Wildlife in the Galapagos has a particular way of capturing our attention. Its bright colors, contrasts, textures, shapes, and sizes are unlike anything you will ever see. And there are very few places in the world where you will be able to get so close to wildlife in its own habitat the way you can in the Galapagos. It’s a known fact that the animals in the archipelago are as unique as they are tame. However, that doesn’t mean we are allowed to touch and pet them, no matter how still they remain or how close they get to us. Whether its curious sea lions, nesting blue-footed boobies, or heavy Galapagos giant tortoises you’re looking for, all of these Galapagos BIG15 iconic species will be there practically posing for your perfect photo.
One of these beautiful creatures, and also a BIG15 favorite, is the rare and amazing Galapagos Land Iguana. Read on to get acquainted with this beautiful creature and have your camera ready! You will find it basking under the sun, relaxing under the shade of a poison apple tree, or slowly moving in the search for food.
The endemic Galapagos land iguana (Conolophus subcristatus) is one of three species of iguana and it can only be found on this special archipelago. There are two other species of land iguana found throughout the islands – the rare pink land iguana found on Isabela and the Santa Fe land iguana (another BIG15 species). There’s also the matter of their distant cousin to take into consideration – the famous marine iguana – from which the Galapagos land iguana diverged some 8 to 10 million years ago, as has been confirmed by genetic evidence. The Galapagos land iguana can grow to be up to 5 ft (1.5 m) and weigh up to 25 lb (11 kg). Like any reptile, iguanas are cold-blooded, which is why they are usually seen basking under the sun on top of lava rocks. But around noon, when the equatorial sun gets too hot, they tend to look for shade under rocks or any kind of vegetation. They are mostly herbivores but can become carnivores when need be. Its favorite food consists of the prickly-pear cacti from which they get most of their water supplement (freshwater tends to be very scarce on the islands). Some Galapagos land iguanas have been recorded to live from 50 to 60 years!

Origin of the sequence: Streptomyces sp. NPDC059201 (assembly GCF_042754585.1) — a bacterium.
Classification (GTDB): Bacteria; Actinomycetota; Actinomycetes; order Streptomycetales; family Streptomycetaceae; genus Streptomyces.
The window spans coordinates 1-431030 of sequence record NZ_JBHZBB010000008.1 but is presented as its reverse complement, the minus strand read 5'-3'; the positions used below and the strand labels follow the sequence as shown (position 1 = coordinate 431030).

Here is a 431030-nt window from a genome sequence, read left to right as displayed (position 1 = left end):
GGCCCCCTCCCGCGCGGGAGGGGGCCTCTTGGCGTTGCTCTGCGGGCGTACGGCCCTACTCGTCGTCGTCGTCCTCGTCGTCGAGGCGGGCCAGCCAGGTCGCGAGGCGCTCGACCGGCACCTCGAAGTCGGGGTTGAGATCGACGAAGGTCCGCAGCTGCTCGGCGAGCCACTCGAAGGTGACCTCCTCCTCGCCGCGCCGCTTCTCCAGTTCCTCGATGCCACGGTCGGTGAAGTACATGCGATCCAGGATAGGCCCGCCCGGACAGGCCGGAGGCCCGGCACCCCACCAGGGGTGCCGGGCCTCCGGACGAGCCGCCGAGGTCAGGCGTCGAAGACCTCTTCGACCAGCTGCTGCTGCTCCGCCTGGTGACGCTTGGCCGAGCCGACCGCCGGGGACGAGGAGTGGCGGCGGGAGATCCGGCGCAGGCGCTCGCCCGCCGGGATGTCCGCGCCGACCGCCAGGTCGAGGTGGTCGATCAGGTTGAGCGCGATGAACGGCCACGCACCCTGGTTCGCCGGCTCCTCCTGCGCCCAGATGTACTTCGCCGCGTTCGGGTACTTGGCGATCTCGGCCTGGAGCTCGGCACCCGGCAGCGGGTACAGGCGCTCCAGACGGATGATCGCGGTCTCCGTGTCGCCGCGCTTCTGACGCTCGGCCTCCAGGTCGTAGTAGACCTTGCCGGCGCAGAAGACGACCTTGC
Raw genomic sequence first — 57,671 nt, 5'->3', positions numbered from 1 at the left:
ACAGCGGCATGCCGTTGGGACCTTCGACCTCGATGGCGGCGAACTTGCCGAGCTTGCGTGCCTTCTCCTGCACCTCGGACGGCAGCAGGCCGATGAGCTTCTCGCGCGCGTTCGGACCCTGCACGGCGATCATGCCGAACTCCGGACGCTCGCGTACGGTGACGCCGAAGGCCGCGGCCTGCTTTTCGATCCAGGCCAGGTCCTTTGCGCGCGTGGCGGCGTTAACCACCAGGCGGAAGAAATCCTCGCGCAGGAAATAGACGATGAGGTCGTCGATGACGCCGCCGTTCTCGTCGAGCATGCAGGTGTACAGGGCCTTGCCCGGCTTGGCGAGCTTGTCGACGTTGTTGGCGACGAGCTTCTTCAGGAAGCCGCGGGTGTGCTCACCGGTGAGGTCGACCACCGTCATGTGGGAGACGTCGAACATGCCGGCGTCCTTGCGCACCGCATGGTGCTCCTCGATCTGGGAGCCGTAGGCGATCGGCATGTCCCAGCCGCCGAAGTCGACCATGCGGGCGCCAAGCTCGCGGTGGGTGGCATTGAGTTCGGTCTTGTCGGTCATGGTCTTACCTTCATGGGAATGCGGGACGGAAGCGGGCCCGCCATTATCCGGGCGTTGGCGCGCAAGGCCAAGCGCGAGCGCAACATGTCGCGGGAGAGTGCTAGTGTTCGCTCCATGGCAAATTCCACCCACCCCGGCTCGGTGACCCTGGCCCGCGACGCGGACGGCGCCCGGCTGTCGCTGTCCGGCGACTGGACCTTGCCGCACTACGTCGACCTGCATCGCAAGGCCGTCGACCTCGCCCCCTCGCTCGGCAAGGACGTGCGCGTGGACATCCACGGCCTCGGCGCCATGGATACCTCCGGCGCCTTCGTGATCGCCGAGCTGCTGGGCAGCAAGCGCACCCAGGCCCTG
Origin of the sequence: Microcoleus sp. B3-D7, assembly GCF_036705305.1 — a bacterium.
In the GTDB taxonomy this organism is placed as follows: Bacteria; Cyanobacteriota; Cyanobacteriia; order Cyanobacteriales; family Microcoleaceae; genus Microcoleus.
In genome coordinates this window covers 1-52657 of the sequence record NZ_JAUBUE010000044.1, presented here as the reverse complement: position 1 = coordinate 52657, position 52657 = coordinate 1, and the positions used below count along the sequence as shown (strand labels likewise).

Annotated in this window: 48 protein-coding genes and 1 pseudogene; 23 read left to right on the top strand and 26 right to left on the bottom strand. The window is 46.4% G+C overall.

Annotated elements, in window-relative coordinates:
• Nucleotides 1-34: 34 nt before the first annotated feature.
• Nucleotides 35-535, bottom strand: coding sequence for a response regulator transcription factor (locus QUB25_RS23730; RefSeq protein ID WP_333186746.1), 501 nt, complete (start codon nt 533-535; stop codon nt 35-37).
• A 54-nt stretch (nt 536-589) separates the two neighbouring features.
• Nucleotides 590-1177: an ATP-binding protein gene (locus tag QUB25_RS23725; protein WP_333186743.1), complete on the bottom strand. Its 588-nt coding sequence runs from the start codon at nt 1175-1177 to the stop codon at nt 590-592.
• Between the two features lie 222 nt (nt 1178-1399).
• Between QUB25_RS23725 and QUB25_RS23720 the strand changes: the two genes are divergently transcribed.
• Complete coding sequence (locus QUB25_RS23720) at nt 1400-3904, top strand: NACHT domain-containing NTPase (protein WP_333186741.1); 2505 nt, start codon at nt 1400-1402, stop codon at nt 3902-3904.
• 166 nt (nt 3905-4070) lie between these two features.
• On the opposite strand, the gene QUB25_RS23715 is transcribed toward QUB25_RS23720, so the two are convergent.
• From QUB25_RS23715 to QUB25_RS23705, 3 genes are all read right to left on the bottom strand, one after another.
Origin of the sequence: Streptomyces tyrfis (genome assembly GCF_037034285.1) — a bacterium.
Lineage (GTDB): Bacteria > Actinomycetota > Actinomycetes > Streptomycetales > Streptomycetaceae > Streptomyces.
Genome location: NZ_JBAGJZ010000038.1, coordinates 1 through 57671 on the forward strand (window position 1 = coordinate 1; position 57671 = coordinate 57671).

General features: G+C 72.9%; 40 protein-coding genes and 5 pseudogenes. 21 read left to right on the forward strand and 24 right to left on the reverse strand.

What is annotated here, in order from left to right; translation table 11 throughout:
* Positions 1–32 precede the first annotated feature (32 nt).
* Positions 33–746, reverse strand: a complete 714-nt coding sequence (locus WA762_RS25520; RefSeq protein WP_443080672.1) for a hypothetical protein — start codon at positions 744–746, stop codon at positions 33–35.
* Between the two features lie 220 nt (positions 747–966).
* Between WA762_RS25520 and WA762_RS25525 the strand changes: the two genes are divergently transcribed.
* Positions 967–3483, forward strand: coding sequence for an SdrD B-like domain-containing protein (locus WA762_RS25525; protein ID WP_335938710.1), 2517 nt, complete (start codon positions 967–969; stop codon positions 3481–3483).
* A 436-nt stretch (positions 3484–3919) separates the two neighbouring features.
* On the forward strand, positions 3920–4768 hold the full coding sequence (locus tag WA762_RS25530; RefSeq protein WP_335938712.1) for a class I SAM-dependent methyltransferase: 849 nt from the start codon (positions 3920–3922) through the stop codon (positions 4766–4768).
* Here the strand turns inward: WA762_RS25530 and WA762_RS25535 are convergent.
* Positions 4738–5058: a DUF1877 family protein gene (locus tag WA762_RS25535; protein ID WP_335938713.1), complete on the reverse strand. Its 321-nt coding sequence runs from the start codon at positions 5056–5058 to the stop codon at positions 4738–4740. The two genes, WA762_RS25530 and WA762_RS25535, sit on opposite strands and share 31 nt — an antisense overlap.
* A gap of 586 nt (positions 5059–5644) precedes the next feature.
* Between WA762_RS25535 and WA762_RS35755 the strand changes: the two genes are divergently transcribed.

The Galapagos land iguana population is estimated to have somewhere between 5,000 and 10,000 individuals. However, they used to inhabit the islands in bigger numbers that got reduced to the brink of extinction in areas like Cerro Cartago on Isabela Island and Conway Bay at Santa Cruz. This was mainly due to invasive species that fed on land iguanas’ eggs, hatchlings and juveniles. They were so numerous that Charles Darwin disembarked on Santiago Island (formerly known as King James Island) and later wrote in his journal that, “when we were left at James, we could not for some time find a spot free from their burrows on which to pitch our single tent.”
Ongoing, organized conservation efforts by NGO’s and the Galapagos National Park helped eradicate certain threats (rats, cats, dogs, and feral goats) in areas that were inhabited by these and other endangered species. Before the arrival of men, Galapagos species had never faced predators other than the ones they were adapted to living with for thousands of years, they had never developed defenses against diseases brought continent-brought diseases, and they never had to compete for space and food.
Galapagos land iguanas can be found on the islands of Santa Cruz, Isabela, North Seymour, South Plaza, and Baltra. Choose an Eastern or Western Islands itinerary to observe this stunning, strange, and amazing endemic species. Sharing this and other Galapagos creature’s habitat will make you feel connected to nature like never before. But be careful, once here, you’re at high risk of falling in love with the Galapagos!